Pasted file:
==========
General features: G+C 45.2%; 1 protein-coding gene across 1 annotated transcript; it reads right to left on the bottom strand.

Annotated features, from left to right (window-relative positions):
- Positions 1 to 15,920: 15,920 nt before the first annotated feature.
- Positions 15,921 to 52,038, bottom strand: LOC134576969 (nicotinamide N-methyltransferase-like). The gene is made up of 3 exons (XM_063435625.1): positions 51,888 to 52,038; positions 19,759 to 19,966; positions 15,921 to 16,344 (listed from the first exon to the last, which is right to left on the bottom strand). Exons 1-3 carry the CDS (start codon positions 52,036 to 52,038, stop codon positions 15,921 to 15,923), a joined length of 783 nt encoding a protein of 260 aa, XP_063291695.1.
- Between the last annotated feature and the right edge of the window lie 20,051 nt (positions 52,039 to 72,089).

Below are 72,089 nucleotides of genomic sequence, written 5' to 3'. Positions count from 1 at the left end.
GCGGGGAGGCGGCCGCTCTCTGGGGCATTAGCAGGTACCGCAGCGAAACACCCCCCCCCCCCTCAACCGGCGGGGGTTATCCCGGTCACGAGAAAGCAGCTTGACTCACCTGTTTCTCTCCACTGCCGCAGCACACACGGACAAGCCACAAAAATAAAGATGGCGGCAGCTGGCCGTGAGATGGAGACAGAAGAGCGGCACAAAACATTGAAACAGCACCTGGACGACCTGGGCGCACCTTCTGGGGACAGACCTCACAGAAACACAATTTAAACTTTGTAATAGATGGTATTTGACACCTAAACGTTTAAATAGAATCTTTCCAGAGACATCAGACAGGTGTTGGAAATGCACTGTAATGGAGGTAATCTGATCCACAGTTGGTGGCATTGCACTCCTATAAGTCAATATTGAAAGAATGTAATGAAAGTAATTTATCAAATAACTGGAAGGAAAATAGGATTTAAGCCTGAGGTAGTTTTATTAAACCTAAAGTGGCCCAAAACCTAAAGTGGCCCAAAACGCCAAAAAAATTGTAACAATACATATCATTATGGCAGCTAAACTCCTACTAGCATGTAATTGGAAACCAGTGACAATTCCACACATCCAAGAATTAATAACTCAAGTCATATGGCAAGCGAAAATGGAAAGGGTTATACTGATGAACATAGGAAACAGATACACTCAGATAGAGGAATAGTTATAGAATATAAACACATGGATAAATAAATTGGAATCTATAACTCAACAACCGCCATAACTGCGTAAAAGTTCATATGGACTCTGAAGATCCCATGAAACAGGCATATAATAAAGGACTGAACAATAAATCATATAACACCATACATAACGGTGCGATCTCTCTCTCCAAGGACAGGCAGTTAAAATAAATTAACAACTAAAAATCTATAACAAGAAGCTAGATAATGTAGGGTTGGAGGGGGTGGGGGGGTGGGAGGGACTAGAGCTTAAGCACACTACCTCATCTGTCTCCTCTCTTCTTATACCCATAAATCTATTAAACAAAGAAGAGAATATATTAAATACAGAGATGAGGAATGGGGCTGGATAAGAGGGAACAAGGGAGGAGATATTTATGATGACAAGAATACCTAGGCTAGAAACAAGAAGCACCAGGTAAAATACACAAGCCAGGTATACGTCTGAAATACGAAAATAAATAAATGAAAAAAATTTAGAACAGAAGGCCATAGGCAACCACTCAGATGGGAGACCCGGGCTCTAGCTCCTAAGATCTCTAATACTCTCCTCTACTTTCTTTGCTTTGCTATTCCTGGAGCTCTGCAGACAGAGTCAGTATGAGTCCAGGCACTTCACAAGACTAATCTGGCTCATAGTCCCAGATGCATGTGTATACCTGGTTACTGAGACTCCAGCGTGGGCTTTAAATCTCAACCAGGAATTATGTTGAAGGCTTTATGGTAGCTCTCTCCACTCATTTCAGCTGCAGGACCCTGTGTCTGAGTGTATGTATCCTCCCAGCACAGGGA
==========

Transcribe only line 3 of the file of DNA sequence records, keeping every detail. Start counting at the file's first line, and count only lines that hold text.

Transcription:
- Positions 1 to 15,920: 15,920 nt before the first annotated feature.